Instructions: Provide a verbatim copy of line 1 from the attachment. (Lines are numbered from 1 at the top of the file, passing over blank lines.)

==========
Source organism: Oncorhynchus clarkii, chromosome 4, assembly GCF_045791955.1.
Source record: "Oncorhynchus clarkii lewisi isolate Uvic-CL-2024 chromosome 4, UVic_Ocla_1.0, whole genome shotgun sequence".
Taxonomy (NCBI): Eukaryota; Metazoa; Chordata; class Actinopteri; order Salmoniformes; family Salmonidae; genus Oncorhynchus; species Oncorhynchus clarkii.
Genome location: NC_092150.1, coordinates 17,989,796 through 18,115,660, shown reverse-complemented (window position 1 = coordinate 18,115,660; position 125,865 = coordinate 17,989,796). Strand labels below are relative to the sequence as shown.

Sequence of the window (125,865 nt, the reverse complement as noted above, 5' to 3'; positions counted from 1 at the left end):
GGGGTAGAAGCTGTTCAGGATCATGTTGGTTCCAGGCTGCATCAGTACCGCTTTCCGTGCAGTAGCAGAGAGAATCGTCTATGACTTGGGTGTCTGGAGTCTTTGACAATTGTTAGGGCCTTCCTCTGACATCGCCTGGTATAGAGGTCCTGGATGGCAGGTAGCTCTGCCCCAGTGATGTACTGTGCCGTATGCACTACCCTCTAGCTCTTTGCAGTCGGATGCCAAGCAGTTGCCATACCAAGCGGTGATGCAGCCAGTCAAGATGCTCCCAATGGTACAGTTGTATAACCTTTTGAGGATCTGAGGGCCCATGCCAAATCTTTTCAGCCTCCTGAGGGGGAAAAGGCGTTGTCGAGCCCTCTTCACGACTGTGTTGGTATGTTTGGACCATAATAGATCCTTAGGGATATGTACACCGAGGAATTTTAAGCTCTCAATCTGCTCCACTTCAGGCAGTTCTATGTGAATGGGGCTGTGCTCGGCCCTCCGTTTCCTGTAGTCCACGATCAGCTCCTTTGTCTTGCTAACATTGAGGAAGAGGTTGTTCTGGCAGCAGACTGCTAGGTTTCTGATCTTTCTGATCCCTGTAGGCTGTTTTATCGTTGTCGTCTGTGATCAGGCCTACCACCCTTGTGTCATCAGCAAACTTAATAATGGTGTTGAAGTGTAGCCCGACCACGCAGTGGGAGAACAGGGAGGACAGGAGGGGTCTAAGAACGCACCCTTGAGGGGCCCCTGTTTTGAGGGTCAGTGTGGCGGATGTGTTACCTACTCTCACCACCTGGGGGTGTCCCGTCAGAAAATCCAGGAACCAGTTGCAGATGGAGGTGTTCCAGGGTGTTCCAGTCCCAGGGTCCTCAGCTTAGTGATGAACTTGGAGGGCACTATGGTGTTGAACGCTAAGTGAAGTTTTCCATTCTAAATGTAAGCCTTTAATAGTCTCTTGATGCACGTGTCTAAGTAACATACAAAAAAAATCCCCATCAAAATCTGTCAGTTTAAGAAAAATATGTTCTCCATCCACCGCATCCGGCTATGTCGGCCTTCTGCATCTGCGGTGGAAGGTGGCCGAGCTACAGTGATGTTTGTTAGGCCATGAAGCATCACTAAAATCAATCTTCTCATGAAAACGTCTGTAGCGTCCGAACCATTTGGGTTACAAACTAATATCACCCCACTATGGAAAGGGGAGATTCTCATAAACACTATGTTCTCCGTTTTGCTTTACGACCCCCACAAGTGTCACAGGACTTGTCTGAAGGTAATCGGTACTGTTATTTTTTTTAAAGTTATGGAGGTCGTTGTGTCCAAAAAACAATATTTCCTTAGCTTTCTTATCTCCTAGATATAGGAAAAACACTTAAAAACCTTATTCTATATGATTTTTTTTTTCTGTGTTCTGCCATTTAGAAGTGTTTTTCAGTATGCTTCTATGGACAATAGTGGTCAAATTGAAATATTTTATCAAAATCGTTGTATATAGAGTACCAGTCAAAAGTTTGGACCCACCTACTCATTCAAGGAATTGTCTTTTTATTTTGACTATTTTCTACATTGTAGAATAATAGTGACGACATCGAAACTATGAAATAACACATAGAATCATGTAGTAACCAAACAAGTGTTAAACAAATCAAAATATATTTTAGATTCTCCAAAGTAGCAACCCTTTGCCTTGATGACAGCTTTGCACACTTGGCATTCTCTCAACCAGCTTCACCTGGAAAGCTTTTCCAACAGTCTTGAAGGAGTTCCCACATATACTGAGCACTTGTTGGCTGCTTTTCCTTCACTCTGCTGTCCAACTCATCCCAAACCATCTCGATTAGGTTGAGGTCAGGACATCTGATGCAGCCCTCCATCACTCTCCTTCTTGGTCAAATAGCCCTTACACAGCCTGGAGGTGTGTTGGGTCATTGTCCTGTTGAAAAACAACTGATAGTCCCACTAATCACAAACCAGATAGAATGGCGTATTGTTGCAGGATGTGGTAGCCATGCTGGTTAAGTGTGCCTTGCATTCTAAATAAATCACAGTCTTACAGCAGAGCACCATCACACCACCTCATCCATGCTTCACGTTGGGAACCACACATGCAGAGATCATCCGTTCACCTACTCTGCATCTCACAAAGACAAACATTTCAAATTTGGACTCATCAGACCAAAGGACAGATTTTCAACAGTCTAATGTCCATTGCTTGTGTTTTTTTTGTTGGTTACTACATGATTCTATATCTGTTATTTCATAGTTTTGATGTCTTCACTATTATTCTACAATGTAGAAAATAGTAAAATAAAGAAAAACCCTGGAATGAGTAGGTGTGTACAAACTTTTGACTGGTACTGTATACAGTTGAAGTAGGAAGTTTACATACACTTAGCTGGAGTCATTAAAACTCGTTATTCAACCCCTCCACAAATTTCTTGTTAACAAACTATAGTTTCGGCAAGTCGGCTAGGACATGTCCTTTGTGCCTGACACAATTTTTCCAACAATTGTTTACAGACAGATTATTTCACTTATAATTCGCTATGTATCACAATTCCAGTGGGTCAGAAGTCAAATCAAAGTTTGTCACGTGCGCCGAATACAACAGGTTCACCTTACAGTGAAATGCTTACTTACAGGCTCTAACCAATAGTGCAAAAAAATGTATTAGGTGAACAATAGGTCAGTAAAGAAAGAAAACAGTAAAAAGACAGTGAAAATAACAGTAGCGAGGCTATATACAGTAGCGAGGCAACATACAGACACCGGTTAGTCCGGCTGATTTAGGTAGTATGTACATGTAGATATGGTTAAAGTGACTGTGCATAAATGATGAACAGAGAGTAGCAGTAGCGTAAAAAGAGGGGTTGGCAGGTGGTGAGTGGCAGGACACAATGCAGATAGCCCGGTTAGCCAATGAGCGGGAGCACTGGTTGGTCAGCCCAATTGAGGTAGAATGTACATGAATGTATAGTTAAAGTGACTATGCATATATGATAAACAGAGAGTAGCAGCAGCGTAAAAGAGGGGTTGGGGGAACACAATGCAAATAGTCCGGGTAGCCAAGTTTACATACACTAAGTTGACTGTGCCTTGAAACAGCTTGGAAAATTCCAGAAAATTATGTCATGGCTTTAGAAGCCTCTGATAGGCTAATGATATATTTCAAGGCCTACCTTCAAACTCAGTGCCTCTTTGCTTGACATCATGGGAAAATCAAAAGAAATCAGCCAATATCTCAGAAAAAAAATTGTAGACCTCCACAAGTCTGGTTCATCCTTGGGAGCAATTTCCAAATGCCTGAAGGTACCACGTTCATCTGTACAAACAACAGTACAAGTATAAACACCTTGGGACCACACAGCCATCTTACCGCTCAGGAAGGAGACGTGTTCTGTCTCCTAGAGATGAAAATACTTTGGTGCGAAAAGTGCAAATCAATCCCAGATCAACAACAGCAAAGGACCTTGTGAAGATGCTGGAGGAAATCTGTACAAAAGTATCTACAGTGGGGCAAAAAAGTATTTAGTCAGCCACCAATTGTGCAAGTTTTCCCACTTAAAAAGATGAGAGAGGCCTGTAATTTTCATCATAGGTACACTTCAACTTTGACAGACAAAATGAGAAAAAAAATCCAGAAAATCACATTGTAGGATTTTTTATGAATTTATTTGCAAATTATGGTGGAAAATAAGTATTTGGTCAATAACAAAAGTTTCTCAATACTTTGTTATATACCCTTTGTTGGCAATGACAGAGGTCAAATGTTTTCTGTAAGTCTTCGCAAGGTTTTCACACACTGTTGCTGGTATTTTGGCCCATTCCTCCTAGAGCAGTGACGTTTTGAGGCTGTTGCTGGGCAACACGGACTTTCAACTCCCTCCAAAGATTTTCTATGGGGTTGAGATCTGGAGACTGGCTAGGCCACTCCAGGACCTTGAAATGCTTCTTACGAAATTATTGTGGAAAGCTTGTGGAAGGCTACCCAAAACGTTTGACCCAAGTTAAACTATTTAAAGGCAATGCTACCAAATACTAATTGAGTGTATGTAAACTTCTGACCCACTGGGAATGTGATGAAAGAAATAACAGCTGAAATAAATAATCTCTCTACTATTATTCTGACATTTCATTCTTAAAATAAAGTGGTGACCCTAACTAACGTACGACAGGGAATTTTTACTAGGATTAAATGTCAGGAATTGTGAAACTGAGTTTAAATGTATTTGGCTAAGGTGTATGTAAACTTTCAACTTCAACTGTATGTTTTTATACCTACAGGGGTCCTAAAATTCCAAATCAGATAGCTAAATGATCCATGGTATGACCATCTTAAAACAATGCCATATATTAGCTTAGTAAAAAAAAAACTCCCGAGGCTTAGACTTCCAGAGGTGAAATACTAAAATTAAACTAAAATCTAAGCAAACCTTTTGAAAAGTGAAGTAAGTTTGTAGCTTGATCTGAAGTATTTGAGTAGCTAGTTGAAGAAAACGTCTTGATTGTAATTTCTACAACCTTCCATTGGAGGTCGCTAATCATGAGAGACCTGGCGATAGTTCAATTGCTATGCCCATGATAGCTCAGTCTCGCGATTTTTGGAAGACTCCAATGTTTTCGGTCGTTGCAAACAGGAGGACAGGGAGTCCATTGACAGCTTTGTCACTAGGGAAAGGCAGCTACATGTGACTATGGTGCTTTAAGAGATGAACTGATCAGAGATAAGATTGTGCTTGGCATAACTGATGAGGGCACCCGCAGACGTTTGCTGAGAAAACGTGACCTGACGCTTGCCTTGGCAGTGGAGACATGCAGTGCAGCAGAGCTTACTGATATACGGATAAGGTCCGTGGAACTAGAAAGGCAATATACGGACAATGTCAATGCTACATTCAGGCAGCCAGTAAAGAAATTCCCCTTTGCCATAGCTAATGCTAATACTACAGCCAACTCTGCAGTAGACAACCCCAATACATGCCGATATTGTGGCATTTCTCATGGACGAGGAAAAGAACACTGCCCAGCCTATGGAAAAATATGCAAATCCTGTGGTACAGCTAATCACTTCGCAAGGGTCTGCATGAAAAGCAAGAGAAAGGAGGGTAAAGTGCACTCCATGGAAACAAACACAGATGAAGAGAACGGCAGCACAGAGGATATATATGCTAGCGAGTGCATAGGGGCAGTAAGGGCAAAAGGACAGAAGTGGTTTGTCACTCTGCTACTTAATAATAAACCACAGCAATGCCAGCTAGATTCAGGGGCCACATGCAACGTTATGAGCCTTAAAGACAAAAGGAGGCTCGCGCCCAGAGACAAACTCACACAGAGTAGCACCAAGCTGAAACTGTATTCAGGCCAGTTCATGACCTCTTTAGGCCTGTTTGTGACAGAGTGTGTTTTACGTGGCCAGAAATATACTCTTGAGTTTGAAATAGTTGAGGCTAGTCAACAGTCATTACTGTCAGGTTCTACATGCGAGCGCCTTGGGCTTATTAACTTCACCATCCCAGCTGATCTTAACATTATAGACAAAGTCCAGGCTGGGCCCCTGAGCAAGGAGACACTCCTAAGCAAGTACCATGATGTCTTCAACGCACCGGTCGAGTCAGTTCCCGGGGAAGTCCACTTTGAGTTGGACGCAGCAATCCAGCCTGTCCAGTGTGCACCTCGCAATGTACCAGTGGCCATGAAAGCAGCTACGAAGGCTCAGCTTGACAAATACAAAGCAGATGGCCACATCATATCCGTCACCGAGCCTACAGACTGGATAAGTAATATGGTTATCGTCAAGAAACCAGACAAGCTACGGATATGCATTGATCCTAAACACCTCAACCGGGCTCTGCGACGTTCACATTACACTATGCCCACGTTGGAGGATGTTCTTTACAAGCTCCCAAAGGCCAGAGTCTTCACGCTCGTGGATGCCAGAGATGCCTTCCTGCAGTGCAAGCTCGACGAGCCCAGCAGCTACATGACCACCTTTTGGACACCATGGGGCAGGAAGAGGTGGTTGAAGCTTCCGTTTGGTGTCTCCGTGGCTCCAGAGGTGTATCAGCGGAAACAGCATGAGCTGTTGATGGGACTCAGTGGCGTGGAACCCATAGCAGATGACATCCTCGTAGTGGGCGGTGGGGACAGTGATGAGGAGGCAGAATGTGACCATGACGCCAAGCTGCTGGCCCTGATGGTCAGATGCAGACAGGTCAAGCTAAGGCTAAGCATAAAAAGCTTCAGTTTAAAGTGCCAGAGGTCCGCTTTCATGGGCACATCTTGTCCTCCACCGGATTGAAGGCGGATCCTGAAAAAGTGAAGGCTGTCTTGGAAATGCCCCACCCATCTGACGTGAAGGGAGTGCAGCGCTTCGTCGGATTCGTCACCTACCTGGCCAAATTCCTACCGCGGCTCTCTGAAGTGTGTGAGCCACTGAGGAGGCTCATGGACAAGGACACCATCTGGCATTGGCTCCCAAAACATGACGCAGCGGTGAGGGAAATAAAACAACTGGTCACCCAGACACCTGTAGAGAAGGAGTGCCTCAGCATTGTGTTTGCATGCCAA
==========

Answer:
Source organism: Oncorhynchus clarkii, chromosome 4, assembly GCF_045791955.1.